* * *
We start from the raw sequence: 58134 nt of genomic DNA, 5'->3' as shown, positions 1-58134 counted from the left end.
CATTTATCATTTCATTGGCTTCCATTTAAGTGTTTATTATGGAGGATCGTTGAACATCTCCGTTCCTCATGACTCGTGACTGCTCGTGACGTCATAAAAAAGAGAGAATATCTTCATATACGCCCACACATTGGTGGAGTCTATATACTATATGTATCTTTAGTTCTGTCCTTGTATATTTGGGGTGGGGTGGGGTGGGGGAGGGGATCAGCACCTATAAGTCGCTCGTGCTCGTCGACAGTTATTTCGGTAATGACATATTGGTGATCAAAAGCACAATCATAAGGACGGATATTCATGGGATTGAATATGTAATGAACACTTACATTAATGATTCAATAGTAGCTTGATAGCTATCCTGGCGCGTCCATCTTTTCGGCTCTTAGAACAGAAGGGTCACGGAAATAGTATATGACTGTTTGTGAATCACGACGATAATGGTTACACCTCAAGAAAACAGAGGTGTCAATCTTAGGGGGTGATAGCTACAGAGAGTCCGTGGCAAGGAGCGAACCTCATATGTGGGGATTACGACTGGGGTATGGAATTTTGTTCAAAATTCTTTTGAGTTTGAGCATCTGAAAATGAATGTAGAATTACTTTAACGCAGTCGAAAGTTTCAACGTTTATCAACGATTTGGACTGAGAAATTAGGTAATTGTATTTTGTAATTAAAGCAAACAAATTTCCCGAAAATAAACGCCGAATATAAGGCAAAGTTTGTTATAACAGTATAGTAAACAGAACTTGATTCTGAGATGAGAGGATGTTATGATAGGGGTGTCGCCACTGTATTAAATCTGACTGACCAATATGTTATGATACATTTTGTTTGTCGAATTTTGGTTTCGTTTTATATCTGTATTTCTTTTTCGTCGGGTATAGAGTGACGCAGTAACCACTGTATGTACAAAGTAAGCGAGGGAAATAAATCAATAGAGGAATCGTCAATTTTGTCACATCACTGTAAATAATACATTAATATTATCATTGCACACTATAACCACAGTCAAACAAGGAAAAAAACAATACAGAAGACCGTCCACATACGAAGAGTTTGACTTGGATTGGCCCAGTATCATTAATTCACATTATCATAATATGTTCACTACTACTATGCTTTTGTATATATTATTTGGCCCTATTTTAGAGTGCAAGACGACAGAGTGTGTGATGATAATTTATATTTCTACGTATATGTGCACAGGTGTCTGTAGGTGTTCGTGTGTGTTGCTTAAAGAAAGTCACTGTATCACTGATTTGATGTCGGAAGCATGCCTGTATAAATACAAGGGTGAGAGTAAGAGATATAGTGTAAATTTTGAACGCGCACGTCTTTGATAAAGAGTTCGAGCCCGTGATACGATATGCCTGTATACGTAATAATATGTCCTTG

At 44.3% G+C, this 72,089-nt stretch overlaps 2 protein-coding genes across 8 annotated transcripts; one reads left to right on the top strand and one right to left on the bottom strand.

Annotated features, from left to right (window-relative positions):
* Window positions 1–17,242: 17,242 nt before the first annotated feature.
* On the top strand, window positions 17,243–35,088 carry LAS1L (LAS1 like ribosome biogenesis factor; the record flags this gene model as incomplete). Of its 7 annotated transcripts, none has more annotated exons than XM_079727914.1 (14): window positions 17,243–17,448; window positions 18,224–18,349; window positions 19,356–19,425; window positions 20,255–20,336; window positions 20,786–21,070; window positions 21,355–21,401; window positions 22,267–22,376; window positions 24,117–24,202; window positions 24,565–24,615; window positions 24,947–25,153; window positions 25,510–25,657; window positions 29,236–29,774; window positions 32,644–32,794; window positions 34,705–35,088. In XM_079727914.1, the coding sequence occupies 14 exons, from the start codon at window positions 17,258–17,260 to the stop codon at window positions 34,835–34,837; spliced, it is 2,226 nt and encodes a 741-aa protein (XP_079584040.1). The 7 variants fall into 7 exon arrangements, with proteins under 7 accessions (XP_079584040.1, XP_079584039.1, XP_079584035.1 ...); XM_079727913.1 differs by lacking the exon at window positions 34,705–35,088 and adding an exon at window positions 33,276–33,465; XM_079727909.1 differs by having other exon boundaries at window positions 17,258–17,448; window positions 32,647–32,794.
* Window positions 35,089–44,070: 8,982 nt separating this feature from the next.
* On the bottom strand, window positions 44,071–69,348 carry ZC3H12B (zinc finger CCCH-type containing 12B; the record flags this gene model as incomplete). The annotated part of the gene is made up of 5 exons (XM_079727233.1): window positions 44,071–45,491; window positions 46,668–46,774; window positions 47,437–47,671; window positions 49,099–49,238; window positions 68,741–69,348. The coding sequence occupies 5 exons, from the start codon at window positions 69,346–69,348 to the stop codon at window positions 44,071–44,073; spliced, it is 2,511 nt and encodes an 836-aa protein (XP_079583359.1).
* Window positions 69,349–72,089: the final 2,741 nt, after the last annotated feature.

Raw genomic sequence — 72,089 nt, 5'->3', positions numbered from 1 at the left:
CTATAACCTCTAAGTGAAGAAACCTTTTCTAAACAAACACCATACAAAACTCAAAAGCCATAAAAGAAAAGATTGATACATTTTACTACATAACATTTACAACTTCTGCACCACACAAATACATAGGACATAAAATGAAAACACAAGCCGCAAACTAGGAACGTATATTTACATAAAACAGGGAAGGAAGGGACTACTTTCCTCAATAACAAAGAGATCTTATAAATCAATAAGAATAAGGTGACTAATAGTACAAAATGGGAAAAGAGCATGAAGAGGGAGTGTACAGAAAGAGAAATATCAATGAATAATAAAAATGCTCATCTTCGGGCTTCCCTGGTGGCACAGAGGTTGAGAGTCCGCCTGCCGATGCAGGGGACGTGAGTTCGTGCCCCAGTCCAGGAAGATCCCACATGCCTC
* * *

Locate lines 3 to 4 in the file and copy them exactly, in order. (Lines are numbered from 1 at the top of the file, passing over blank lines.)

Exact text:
At 44.3% G+C, this 72,089-nt stretch overlaps 2 protein-coding genes across 8 annotated transcripts; one reads left to right on the top strand and one right to left on the bottom strand.

Annotated features, from left to right (window-relative positions):